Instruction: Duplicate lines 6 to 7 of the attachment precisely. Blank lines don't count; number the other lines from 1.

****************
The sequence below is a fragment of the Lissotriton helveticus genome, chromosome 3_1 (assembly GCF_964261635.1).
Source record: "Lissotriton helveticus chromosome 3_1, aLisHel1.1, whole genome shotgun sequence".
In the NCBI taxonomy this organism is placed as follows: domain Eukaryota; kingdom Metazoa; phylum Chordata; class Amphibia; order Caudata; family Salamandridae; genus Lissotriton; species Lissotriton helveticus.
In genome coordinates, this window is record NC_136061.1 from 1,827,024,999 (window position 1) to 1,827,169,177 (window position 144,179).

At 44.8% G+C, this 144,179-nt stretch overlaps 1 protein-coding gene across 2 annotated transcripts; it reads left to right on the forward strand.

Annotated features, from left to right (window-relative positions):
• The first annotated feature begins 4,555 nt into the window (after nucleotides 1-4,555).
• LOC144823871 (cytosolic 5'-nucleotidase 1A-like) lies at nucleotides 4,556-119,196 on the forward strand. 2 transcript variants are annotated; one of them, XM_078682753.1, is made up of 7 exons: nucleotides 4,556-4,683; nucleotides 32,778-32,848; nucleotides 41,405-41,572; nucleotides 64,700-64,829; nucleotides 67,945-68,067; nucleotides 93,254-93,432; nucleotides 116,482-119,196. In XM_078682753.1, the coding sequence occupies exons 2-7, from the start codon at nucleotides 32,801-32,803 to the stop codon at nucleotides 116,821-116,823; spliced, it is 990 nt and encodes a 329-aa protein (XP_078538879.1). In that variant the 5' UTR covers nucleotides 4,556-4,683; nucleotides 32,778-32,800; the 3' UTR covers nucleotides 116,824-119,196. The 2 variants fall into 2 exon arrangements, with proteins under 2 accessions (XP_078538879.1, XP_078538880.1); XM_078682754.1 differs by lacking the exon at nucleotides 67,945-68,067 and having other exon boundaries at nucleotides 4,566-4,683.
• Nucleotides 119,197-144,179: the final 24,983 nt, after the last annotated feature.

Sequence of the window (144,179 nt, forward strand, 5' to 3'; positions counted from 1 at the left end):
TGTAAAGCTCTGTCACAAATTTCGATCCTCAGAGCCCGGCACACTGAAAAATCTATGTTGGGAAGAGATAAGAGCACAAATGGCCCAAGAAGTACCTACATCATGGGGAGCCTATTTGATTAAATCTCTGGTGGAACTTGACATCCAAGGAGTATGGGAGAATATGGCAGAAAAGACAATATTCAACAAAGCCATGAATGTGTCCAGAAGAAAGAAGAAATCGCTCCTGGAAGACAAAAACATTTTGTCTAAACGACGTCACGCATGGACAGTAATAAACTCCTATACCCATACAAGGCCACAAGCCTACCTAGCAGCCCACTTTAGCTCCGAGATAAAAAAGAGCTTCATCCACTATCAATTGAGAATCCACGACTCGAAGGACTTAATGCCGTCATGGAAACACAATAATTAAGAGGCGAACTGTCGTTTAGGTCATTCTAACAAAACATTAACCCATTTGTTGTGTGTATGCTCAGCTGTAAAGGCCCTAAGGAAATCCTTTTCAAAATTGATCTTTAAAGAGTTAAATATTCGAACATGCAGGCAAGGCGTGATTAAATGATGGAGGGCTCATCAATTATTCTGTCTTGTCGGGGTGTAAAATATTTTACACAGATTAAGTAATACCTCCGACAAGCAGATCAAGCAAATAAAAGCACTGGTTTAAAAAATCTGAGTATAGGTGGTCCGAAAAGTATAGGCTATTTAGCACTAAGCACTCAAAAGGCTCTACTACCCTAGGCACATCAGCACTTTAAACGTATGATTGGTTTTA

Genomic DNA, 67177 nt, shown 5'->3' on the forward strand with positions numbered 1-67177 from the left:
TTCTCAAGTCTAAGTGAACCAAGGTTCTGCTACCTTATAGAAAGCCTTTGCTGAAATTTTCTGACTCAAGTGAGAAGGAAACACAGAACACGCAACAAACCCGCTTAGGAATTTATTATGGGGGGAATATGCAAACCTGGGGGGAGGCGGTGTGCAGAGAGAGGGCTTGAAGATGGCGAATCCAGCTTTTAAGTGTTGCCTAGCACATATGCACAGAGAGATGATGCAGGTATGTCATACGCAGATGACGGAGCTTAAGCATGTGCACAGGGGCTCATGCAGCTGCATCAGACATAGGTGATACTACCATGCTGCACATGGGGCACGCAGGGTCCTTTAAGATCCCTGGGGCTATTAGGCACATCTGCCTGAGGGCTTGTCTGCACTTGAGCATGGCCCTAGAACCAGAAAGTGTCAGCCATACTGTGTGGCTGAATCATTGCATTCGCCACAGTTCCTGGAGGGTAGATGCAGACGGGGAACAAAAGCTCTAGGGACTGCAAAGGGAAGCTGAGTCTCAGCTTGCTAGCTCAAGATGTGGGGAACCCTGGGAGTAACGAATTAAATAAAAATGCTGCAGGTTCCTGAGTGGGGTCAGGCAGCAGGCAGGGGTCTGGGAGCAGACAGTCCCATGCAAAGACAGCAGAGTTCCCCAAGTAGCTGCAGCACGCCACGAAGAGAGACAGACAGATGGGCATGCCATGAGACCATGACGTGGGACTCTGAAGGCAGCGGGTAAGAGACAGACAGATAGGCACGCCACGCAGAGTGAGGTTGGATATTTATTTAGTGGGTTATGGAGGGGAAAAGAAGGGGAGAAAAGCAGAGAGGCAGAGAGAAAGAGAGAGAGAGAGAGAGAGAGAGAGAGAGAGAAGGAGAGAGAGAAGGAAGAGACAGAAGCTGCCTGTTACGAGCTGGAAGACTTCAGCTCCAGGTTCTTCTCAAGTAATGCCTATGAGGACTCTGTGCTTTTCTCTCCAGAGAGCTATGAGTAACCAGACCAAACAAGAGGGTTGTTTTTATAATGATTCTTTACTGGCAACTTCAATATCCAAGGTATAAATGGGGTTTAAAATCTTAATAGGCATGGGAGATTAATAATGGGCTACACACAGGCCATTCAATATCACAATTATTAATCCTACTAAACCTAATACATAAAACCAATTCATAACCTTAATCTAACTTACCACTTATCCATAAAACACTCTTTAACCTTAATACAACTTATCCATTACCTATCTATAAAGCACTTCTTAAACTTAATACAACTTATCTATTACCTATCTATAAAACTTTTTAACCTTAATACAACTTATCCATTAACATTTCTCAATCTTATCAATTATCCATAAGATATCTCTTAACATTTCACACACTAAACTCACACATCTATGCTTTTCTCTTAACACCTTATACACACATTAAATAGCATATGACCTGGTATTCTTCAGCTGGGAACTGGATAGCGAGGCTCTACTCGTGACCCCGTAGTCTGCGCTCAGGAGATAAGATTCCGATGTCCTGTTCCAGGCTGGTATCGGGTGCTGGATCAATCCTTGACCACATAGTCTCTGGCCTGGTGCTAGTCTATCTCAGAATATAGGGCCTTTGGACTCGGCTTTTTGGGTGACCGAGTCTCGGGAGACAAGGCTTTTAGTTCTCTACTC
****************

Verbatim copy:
Annotated features, from left to right (window-relative positions):
• The first annotated feature begins 4,555 nt into the window (after nucleotides 1-4,555).